Working on my own filesystem (OpenZFS) and I need to go back and address the issue with EFI partitions. When looking at a disk from one of the other platforms (illumos, linux, osx, freebsd) the ZFS pool disks have a normal MBR partition protecting the EFI label. So with Windows, using the API like IOCTL_DISK_GET_DRIVE_LAYOUT_EX, all I get is the gpt partition, and hence, PHYSICALDRIVE1 and that is it.
In my code I call libefi to read the EFI partition, looks like:
At the moment, I hack that up and pass the device name to the kernel as "#partition-offset#partition-length#\\?\PHYSICALDRIVE0".
Code: Select all
'\\?\PhysicalDrive0' IOCTL_DISK_GET_DRIVE_LAYOUT_EX read partitions ok 2 gpt 0: type 8f7ee1d0 off 0x100000 len 0x13f600000 gpt 1: type 8f7ee1d0 off 0x13f700000 len 0x800000 asking libefi to read label EFI read OK, max partitions 9 part 0: offset 800: len 9fb000: tag: 4 name: 'zfs' part 1: offset 9fb800: len 4000: tag: b name: ''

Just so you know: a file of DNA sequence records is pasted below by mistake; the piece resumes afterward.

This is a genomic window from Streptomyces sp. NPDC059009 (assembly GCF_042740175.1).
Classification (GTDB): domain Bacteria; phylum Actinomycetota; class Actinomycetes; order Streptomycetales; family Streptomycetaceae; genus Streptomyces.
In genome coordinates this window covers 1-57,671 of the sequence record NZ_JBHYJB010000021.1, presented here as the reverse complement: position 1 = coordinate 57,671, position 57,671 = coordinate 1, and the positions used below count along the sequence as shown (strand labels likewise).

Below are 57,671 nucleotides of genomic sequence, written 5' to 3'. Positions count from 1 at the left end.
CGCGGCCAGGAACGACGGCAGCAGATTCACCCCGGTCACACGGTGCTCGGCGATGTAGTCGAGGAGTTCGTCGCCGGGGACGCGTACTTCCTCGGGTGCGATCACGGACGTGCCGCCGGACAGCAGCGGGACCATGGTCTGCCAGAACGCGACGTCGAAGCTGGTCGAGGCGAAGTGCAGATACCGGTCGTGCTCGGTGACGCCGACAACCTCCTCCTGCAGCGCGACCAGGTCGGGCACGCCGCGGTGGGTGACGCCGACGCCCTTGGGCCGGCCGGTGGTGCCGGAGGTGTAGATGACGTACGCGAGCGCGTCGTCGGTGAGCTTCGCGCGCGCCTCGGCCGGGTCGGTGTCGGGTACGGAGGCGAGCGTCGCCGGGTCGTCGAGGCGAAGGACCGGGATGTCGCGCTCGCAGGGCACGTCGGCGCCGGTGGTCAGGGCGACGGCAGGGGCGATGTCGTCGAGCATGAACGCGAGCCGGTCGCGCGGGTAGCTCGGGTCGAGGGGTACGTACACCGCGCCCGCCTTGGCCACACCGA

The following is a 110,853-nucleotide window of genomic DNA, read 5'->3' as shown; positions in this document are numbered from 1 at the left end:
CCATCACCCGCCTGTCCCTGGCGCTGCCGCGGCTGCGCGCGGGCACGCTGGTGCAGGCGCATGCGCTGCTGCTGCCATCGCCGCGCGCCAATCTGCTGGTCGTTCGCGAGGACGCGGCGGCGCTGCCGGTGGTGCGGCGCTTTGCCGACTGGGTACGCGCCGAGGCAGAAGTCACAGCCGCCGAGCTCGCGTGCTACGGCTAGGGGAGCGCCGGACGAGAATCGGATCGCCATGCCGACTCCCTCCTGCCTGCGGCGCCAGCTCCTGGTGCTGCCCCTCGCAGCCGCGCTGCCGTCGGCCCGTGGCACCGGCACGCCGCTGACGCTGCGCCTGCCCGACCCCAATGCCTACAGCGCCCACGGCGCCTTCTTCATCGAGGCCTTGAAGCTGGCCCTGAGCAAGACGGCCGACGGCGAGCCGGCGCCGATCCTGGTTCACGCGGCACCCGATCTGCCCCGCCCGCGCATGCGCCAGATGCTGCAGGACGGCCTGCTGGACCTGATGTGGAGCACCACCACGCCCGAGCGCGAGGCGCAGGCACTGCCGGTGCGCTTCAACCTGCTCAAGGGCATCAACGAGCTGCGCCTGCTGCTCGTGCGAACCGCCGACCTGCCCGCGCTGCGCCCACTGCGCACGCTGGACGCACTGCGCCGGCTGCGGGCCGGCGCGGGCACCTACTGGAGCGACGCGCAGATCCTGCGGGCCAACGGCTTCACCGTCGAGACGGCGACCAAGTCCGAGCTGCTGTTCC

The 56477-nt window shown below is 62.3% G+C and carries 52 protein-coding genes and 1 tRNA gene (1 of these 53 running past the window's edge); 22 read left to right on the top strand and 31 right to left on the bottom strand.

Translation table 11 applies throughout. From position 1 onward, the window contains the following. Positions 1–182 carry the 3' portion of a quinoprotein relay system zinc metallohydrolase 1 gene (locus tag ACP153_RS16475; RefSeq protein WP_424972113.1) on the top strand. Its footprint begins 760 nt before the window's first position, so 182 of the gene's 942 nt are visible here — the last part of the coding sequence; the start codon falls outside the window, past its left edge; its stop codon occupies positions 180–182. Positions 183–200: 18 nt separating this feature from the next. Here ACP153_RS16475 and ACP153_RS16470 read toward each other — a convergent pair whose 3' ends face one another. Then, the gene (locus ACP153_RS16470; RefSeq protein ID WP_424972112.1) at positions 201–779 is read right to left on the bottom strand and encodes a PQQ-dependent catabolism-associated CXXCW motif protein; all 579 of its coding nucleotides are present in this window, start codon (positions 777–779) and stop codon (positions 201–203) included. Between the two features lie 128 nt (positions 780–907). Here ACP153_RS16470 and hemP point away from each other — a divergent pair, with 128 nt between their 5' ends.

So it is time to fix that. I think it would be nice if I could call FindFirstVolume() / FindNextVolume(), and the 'zfs' partition would be one of them.
So, it is my guess (!) that I should write a driver that, using libefi, on any (unclaimed?) PHYSICALDRIVE and if I am able to read an EFI partitition of type 'zfs' (well, I guess proper code would support all partition types, but I only need zfs for now). create a virtual disk (somehow) and create a symlink like "PhysicalDrive0Partition1" or whatever the notation is. Then simply relay IO, making sure to offset the partition start?
Is that the best idea? Are there examples that mostly do this already? What would you do if you had to solve this?